For his thesis to Sahlgrenska Academy at the University of Gothenburg, postgraduate student Markus Engquist studied 63 patients suffering from a disc herniation in the neck and compared the effect of the treatment that was offered: either an operation followed by physiotherapy or physiotherapy alone.
The studies showed that patients who have neck and arm pain as a result of a disc herniation or osteophytes from adjacent joints are most satisfied later if they had surgery.
“When we monitored the patients who had underwent surgery after 5 to 8 years, 93 per cent thought that they were better, in terms of both pains in the neck and perceived function level. Among those who received physiotherapy alone, 62 per cent thought that they were better than before treatment,” says Markus Engquist, a consultant at the orthopaedic clinic in Jönköping.
An operation as treatment for a disc herniation in the neck is normal all over the world. In spite of this, Markus Engquist’s study is the first to compare the benefits of an operation with a structured non-surgical treatment.
Best result with quick operation
In a follow-up study, the researchers in Gothenburg have mapped the factors that can identify which patients would gain the most benefit from an operation. Among other things, it was found that the results are better if the operation is performed within a year after the first symptoms appear.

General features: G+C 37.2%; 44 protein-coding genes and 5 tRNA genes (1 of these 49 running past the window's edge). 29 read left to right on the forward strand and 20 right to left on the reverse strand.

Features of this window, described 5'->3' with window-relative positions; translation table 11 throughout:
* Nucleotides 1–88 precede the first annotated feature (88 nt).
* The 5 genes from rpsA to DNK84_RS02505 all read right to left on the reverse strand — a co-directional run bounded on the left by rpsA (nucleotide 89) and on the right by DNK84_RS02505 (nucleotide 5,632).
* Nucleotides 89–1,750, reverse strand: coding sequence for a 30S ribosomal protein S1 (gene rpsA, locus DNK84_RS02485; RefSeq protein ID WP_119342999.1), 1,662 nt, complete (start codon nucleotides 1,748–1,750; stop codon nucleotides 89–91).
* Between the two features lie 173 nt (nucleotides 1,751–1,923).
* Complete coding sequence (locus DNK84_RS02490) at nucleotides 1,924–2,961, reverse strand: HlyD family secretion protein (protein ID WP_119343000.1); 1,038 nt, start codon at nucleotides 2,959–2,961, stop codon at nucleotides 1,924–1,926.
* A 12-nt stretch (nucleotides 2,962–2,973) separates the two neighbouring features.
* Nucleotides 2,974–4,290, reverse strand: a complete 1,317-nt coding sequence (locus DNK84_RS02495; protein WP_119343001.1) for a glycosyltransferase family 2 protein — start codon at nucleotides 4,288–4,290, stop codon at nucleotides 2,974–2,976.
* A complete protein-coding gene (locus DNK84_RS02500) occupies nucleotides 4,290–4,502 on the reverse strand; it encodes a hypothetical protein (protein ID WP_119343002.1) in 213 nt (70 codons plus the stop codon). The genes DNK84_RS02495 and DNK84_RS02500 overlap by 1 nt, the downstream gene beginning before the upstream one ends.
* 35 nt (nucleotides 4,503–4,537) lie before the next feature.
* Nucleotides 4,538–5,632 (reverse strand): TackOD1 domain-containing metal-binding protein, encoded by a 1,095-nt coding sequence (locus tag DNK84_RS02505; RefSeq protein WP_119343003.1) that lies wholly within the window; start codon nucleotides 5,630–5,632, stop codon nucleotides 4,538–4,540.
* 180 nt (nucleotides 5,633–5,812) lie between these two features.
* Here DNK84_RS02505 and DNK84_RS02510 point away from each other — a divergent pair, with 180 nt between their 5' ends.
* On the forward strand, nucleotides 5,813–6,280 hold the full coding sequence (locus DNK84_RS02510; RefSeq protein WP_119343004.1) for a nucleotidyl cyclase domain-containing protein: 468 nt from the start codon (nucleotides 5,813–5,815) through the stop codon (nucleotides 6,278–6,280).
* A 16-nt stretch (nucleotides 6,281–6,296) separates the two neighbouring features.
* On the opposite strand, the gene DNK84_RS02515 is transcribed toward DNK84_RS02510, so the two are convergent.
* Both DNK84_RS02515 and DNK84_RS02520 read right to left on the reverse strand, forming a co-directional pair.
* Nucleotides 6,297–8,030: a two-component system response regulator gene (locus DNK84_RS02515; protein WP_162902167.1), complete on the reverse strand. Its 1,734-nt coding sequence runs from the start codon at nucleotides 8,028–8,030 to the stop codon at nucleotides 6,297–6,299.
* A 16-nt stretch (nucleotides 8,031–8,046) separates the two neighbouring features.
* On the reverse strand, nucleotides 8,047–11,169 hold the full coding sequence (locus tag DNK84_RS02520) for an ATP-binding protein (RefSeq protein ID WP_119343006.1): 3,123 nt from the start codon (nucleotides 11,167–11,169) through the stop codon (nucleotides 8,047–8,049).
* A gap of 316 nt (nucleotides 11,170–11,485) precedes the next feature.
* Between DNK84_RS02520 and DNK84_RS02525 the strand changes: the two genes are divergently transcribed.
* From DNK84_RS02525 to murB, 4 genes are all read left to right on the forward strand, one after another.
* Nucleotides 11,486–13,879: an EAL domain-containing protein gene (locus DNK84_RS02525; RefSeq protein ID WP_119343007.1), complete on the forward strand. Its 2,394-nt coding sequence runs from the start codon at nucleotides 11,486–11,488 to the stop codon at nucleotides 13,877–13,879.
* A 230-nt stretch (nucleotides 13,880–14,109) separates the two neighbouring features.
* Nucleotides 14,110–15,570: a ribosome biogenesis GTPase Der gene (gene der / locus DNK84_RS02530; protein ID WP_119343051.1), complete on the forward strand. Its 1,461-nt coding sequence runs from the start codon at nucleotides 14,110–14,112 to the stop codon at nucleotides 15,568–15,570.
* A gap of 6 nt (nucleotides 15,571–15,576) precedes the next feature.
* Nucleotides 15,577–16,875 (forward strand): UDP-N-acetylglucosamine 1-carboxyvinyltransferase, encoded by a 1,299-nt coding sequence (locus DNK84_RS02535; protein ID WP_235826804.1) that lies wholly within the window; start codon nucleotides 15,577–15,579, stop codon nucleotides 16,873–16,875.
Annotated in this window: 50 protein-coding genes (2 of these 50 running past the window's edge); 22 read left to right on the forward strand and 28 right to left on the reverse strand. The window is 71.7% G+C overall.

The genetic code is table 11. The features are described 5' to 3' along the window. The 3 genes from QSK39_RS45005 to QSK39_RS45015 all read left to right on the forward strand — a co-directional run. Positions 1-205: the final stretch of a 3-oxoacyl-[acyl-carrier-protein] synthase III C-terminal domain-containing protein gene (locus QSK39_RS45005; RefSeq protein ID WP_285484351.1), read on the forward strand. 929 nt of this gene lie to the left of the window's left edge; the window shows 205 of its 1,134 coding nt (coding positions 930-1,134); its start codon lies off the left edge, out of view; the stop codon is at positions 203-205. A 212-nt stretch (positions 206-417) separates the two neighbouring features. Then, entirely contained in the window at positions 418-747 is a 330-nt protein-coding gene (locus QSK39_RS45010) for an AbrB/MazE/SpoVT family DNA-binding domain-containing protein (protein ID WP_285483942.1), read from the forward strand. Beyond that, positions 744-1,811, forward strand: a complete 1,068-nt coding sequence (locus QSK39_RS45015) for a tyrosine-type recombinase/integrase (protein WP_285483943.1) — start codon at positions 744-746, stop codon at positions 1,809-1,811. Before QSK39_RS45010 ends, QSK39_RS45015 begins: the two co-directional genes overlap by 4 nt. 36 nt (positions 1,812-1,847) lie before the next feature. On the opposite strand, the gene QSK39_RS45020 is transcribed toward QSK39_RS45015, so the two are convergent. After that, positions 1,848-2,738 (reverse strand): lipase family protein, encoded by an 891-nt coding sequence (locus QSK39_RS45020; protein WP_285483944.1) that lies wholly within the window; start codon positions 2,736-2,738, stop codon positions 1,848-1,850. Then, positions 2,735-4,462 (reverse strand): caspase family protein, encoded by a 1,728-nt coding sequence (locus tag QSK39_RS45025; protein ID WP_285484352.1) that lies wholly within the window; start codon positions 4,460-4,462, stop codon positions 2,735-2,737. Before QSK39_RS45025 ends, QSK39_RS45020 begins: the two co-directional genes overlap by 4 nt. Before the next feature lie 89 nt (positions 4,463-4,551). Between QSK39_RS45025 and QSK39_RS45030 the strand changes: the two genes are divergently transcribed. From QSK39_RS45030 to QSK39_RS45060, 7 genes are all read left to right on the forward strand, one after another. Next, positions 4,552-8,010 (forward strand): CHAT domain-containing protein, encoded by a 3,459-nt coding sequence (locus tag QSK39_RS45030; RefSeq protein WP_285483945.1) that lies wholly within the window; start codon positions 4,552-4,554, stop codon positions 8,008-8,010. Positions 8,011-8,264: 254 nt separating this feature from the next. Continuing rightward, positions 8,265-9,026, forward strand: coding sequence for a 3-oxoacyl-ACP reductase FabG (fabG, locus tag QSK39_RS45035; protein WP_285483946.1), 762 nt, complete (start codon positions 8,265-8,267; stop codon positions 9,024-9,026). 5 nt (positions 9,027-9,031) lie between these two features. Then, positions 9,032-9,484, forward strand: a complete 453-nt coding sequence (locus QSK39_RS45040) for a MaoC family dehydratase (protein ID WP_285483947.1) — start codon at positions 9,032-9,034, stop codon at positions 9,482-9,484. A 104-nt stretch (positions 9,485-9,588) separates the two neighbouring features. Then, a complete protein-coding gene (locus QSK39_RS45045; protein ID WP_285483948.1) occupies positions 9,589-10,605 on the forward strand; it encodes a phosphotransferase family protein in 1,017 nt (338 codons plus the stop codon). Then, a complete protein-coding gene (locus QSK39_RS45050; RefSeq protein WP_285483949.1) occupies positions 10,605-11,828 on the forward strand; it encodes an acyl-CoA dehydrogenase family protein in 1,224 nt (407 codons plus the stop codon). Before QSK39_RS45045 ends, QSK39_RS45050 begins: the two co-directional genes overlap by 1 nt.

“A reasonable conclusion from our results would be that treatment for a disc herniation the neck should begin with a structured physiotherapy programme, but that those with the greatest remaining difficulties after about three months should be offered an operation within a couple of months,” says Markus Engquist.
The thesis Surgery versus nonsurgical treatment of cervical radiculopathy is being defended on 23 October.
FACTS ABOUT AN OPERATION AND PHYSIOTHERAPY
In an operation for cervical radiculopathy, so-called anterior cervical decompression is normally performed in which disc hernias or osteophytes that are pressing on nerve structures are removed and arthrodesic fusion is performed. This treatment is followed by physiotherapy for the purpose of regaining movement and function.
Markus Engquist, postgraduate student at the Sahlgrenska Academy, University of Gothenburg
Principal supervisor Associate Professor Bengt Lind, Gothenburg, [email protected]
BY: Krister Svahn